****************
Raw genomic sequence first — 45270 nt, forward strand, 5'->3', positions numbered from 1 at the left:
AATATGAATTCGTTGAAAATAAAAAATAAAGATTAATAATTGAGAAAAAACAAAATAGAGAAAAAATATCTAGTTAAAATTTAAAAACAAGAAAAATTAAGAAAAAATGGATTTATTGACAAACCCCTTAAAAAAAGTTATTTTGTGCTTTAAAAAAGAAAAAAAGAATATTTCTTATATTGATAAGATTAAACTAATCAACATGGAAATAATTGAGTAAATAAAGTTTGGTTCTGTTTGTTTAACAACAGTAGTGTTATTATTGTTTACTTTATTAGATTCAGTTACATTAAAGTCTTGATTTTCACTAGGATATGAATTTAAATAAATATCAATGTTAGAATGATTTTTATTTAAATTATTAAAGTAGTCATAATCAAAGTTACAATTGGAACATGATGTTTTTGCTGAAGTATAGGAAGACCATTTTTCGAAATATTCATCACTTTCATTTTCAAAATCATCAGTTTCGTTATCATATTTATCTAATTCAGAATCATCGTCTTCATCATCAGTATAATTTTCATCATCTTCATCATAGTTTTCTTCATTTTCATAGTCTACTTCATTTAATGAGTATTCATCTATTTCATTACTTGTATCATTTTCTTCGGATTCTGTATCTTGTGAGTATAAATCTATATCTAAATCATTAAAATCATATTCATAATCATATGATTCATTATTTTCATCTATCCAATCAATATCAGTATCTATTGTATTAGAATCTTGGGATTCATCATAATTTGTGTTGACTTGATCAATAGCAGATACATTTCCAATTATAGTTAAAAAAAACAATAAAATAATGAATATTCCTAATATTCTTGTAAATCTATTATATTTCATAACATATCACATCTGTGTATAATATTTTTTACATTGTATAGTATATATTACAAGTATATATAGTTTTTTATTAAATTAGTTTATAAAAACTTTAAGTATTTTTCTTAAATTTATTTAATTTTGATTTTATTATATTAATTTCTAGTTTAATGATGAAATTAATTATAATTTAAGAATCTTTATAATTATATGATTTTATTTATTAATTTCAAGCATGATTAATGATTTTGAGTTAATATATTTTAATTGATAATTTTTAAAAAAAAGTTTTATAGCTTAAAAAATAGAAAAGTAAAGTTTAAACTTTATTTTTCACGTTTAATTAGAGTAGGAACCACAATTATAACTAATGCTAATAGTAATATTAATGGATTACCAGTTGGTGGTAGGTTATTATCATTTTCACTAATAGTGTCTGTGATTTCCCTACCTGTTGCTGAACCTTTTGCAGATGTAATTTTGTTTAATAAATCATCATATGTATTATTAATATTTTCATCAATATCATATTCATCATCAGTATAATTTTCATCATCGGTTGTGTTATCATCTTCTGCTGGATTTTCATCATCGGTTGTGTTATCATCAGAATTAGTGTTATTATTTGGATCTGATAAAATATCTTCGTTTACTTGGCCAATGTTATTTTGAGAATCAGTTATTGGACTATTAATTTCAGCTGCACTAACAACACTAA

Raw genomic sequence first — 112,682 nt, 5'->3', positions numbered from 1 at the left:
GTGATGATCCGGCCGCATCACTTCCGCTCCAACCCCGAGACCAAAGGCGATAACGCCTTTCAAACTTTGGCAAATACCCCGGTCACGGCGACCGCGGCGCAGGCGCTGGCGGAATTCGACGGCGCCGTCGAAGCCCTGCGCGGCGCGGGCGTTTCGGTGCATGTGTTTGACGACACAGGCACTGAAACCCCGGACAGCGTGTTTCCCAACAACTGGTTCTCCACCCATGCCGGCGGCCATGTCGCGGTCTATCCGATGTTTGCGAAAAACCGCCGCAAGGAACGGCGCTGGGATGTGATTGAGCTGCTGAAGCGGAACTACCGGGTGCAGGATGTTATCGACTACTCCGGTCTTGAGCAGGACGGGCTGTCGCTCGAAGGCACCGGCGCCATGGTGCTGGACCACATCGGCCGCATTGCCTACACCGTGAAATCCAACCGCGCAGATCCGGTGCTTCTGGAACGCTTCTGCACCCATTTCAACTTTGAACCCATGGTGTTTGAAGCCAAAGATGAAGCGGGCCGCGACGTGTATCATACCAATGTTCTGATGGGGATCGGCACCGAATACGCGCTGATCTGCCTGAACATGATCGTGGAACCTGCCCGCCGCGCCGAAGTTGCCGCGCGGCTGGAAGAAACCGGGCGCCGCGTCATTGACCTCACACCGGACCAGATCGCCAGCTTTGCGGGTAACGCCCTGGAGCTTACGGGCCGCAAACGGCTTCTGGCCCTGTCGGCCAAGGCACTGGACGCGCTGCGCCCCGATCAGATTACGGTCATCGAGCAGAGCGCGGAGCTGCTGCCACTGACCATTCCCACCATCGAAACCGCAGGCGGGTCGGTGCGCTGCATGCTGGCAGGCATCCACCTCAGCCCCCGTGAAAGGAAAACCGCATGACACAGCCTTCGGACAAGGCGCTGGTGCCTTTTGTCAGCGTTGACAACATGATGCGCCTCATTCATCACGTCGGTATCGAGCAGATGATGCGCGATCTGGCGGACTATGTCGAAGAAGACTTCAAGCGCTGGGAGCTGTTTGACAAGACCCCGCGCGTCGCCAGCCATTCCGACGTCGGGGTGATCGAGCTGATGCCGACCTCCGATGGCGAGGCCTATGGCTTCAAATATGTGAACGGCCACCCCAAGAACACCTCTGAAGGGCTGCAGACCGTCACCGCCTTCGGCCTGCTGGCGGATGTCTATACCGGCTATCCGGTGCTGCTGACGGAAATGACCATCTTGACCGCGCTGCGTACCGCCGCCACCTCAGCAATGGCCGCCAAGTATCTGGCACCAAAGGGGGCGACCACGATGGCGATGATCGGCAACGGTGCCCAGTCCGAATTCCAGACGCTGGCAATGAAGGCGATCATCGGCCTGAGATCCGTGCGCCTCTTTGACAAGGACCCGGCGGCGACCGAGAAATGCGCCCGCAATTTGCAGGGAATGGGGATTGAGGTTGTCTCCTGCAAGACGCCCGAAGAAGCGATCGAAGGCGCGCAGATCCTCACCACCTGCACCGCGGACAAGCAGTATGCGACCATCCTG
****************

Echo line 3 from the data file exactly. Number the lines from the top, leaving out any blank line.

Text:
Raw genomic sequence first — 112,682 nt, 5'->3', positions numbered from 1 at the left: